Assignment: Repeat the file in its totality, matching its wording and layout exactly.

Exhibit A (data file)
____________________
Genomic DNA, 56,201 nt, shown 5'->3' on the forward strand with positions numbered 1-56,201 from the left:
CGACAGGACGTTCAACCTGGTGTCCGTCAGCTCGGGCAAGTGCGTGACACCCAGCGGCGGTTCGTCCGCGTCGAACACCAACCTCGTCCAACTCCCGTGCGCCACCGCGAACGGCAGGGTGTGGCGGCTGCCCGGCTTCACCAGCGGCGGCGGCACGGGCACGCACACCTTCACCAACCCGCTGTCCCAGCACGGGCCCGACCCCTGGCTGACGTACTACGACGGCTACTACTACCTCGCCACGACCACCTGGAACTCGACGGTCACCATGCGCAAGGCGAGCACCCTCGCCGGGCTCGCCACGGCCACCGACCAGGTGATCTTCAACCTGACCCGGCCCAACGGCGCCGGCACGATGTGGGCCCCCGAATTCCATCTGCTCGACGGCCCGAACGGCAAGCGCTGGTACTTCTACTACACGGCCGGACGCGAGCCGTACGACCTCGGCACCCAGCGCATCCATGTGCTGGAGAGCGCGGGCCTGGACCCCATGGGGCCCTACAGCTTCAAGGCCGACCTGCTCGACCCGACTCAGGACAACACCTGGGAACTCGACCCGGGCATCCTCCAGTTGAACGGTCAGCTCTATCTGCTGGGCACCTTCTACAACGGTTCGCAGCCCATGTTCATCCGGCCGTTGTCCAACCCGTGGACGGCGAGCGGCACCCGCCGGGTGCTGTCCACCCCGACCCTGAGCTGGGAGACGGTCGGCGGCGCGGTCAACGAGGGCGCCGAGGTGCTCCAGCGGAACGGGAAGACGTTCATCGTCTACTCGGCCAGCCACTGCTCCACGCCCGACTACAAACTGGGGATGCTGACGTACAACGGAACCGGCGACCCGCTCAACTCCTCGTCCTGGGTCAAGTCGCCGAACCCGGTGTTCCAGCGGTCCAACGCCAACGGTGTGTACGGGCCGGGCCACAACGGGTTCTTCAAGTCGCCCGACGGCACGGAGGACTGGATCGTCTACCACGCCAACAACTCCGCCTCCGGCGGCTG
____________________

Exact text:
Genomic DNA, 56,201 nt, shown 5'->3' on the forward strand with positions numbered 1-56,201 from the left:
CGACAGGACGTTCAACCTGGTGTCCGTCAGCTCGGGCAAGTGCGTGACACCCAGCGGCGGTTCGTCCGCGTCGAACACCAACCTCGTCCAACTCCCGTGCGCCACCGCGAACGGCAGGGTGTGGCGGCTGCCCGGCTTCACCAGCGGCGGCGGCACGGGCACGCACACCTTCACCAACCCGCTGTCCCAGCACGGGCCCGACCCCTGGCTGACGTACTACGACGGCTACTACTACCTCGCCACGACCACCTGGAACTCGACGGTCACCATGCGCAAGGCGAGCACCCTCGCCGGGCTCGCCACGGCCACCGACCAGGTGATCTTCAACCTGACCCGGCCCAACGGCGCCGGCACGATGTGGGCCCCCGAATTCCATCTGCTCGACGGCCCGAACGGCAAGCGCTGGTACTTCTACTACACGGCCGGACGCGAGCCGTACGACCTCGGCACCCAGCGCATCCATGTGCTGGAGAGCGCGGGCCTGGACCCCATGGGGCCCTACAGCTTCAAGGCCGACCTGCTCGACCCGACTCAGGACAACACCTGGGAACTCGACCCGGGCATCCTCCAGTTGAACGGTCAGCTCTATCTGCTGGGCACCTTCTACAACGGTTCGCAGCCCATGTTCATCCGGCCGTTGTCCAACCCGTGGACGGCGAGCGGCACCCGCCGGGTGCTGTCCACCCCGACCCTGAGCTGGGAGACGGTCGGCGGCGCGGTCAACGAGGGCGCCGAGGTGCTCCAGCGGAACGGGAAGACGTTCATCGTCTACTCGGCCAGCCACTGCTCCACGCCCGACTACAAACTGGGGATGCTGACGTACAACGGAACCGGCGACCCGCTCAACTCCTCGTCCTGGGTCAAGTCGCCGAACCCGGTGTTCCAGCGGTCCAACGCCAACGGTGTGTACGGGCCGGGCCACAACGGGTTCTTCAAGTCGCCCGACGGCACGGAGGACTGGATCGTCTACCACGCCAACAACTCCGCCTCCGGCGGCTG